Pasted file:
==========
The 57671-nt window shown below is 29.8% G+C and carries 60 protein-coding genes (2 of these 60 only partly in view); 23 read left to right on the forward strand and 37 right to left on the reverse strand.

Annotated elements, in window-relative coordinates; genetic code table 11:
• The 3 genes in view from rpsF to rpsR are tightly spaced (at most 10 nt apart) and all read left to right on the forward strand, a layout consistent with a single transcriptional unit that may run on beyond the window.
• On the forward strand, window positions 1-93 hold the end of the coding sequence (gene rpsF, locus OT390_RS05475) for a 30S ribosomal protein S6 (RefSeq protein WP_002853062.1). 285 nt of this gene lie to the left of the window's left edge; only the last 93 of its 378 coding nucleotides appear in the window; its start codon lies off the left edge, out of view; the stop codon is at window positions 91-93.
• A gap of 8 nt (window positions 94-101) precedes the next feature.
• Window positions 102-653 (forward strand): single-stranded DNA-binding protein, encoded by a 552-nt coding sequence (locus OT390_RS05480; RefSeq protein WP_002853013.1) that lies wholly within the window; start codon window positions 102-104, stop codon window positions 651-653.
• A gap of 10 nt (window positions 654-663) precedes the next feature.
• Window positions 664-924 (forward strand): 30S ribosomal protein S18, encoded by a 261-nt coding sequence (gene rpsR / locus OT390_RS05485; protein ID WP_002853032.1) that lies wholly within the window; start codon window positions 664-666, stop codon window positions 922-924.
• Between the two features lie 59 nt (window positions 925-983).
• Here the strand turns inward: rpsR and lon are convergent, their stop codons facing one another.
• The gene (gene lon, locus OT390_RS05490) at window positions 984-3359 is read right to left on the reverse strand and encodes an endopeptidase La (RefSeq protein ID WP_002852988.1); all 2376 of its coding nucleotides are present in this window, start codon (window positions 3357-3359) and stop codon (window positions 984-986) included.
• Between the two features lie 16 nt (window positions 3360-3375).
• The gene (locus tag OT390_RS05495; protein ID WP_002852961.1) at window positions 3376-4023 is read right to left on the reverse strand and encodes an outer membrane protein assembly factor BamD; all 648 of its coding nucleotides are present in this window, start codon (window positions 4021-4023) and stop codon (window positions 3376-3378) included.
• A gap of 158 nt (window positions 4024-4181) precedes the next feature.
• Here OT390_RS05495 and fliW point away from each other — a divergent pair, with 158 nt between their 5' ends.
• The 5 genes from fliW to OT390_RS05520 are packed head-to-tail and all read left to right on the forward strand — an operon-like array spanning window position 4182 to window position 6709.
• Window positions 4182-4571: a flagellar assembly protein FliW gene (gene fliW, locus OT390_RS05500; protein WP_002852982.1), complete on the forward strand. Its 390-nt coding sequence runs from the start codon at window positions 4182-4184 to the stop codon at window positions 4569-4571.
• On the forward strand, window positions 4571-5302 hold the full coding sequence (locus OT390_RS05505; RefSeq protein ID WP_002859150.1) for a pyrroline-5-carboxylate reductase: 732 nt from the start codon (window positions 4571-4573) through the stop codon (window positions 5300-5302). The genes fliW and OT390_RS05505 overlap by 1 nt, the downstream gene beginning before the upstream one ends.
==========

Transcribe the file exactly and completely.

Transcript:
The 57671-nt window shown below is 29.8% G+C and carries 60 protein-coding genes (2 of these 60 only partly in view); 23 read left to right on the forward strand and 37 right to left on the reverse strand.

Annotated elements, in window-relative coordinates; genetic code table 11:
• The 3 genes in view from rpsF to rpsR are tightly spaced (at most 10 nt apart) and all read left to right on the forward strand, a layout consistent with a single transcriptional unit that may run on beyond the window.
• On the forward strand, window positions 1-93 hold the end of the coding sequence (gene rpsF, locus OT390_RS05475) for a 30S ribosomal protein S6 (RefSeq protein WP_002853062.1). 285 nt of this gene lie to the left of the window's left edge; only the last 93 of its 378 coding nucleotides appear in the window; its start codon lies off the left edge, out of view; the stop codon is at window positions 91-93.
• A gap of 8 nt (window positions 94-101) precedes the next feature.
• Window positions 102-653 (forward strand): single-stranded DNA-binding protein, encoded by a 552-nt coding sequence (locus OT390_RS05480; RefSeq protein WP_002853013.1) that lies wholly within the window; start codon window positions 102-104, stop codon window positions 651-653.
• A gap of 10 nt (window positions 654-663) precedes the next feature.
• Window positions 664-924 (forward strand): 30S ribosomal protein S18, encoded by a 261-nt coding sequence (gene rpsR / locus OT390_RS05485; protein ID WP_002853032.1) that lies wholly within the window; start codon window positions 664-666, stop codon window positions 922-924.
• Between the two features lie 59 nt (window positions 925-983).
• Here the strand turns inward: rpsR and lon are convergent, their stop codons facing one another.
• The gene (gene lon, locus OT390_RS05490) at window positions 984-3359 is read right to left on the reverse strand and encodes an endopeptidase La (RefSeq protein ID WP_002852988.1); all 2376 of its coding nucleotides are present in this window, start codon (window positions 3357-3359) and stop codon (window positions 984-986) included.
• Between the two features lie 16 nt (window positions 3360-3375).
• The gene (locus tag OT390_RS05495; protein ID WP_002852961.1) at window positions 3376-4023 is read right to left on the reverse strand and encodes an outer membrane protein assembly factor BamD; all 648 of its coding nucleotides are present in this window, start codon (window positions 4021-4023) and stop codon (window positions 3376-3378) included.
• A gap of 158 nt (window positions 4024-4181) precedes the next feature.
• Here OT390_RS05495 and fliW point away from each other — a divergent pair, with 158 nt between their 5' ends.
• The 5 genes from fliW to OT390_RS05520 are packed head-to-tail and all read left to right on the forward strand — an operon-like array spanning window position 4182 to window position 6709.
• Window positions 4182-4571: a flagellar assembly protein FliW gene (gene fliW, locus OT390_RS05500; protein WP_002852982.1), complete on the forward strand. Its 390-nt coding sequence runs from the start codon at window positions 4182-4184 to the stop codon at window positions 4569-4571.
• On the forward strand, window positions 4571-5302 hold the full coding sequence (locus OT390_RS05505; RefSeq protein ID WP_002859150.1) for a pyrroline-5-carboxylate reductase: 732 nt from the start codon (window positions 4571-4573) through the stop codon (window positions 5300-5302). The genes fliW and OT390_RS05505 overlap by 1 nt, the downstream gene beginning before the upstream one ends.